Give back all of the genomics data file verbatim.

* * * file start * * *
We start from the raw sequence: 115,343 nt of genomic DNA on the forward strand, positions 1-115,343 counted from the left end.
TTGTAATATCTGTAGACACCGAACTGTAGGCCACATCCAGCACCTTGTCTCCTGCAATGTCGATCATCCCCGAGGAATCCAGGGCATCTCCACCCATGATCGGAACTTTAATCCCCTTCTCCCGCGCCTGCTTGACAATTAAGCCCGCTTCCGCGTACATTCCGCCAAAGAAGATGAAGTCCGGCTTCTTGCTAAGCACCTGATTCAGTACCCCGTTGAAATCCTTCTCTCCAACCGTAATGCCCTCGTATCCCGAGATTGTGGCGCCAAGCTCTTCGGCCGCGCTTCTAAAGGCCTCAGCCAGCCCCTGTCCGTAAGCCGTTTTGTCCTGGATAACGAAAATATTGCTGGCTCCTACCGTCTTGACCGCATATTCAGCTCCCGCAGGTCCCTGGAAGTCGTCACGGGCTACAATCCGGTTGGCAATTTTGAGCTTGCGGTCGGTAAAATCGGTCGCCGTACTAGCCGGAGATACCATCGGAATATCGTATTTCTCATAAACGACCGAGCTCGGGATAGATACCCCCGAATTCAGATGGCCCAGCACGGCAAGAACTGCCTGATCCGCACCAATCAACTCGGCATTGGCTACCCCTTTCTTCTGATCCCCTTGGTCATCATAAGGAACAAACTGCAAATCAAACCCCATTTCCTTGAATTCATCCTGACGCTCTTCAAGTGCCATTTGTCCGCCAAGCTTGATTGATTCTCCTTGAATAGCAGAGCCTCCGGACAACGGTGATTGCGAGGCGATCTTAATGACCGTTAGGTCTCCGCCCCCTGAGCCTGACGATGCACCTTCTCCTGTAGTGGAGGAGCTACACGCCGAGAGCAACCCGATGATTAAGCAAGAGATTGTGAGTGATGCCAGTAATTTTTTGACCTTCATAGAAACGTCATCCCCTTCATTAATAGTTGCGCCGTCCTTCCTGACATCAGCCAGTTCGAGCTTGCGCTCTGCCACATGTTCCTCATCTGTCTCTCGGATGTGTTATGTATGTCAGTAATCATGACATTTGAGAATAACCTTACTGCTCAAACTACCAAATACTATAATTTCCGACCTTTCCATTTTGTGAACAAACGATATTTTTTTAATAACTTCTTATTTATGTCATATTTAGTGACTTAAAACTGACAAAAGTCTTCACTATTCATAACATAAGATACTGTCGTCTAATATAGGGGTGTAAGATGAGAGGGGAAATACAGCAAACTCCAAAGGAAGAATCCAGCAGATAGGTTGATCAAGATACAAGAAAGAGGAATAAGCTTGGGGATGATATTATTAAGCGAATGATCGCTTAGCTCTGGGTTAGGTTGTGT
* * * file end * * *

We start from the raw sequence: 115,343 nt of genomic DNA on the forward strand, positions 1-115,343 counted from the left end.
TTGTAATATCTGTAGACACCGAACTGTAGGCCACATCCAGCACCTTGTCTCCTGCAATGTCGATCATCCCCGAGGAATCCAGGGCATCTCCACCCATGATCGGAACTTTAATCCCCTTCTCCCGCGCCTGCTTGACAATTAAGCCCGCTTCCGCGTACATTCCGCCAAAGAAGATGAAGTCCGGCTTCTTGCTAAGCACCTGATTCAGTACCCCGTTGAAATCCTTCTCTCCAACCGTAATGCCCTCGTATCCCGAGATTGTGGCGCCAAGCTCTTCGGCCGCGCTTCTAAAGGCCTCAGCCAGCCCCTGTCCGTAAGCCGTTTTGTCCTGGATAACGAAAATATTGCTGGCTCCTACCGTCTTGACCGCATATTCAGCTCCCGCAGGTCCCTGGAAGTCGTCACGGGCTACAATCCGGTTGGCAATTTTGAGCTTGCGGTCGGTAAAATCGGTCGCCGTACTAGCCGGAGATACCATCGGAATATCGTATTTCTCATAAACGACCGAGCTCGGGATAGATACCCCCGAATTCAGATGGCCCAGCACGGCAAGAACTGCCTGATCCGCACCAATCAACTCGGCATTGGCTACCCCTTTCTTCTGATCCCCTTGGTCATCATAAGGAACAAACTGCAAATCAAACCCCATTTCCTTGAATTCATCCTGACGCTCTTCAAGTGCCATTTGTCCGCCAAGCTTGATTGATTCTCCTTGAATAGCAGAGCCTCCGGACAACGGTGATTGCGAGGCGATCTTAATGACCGTTAGGTCTCCGCCCCCTGAGCCTGACGATGCACCTTCTCCTGTAGTGGAGGAGCTACACGCCGAGAGCAACCCGATGATTAAGCAAGAGATTGTGAGTGATGCCAGTAATTTTTTGACCTTCATAGAAACGTCATCCCCTTCATTAATAGTTGCGCCGTCCTTCCTGACATCAGCCAGTTCGAGCTTGCGCTCTGCCACATGTTCCTCATCTGTCTCTCGGATGTGTTATGTATGTCAGTAATCATGACATTTGAGAATAACCTTACTGCTCAAACTACCAAATACTATAATTTCCGACCTTTCCATTTTGTGAACAAACGATATTTTTTTAATAACTTCTTATTTATGTCATATTTAGTGACTTAAAACTGACAAAAGTCTTCACTATTCATAACATAAGATACTGTCGTCTAATATAGGGGTGTAAGATGAGAGGGGAAATACAGCAAACTCCAAAGGAAGAATCCAGCAGATAGGTTGATCAAGATACAAGAAAGAGGAATAAGCTTGGGGATGATATTATTAAGCGAATGATCGCTTAGCTCTGGGTTAGGTTGTGT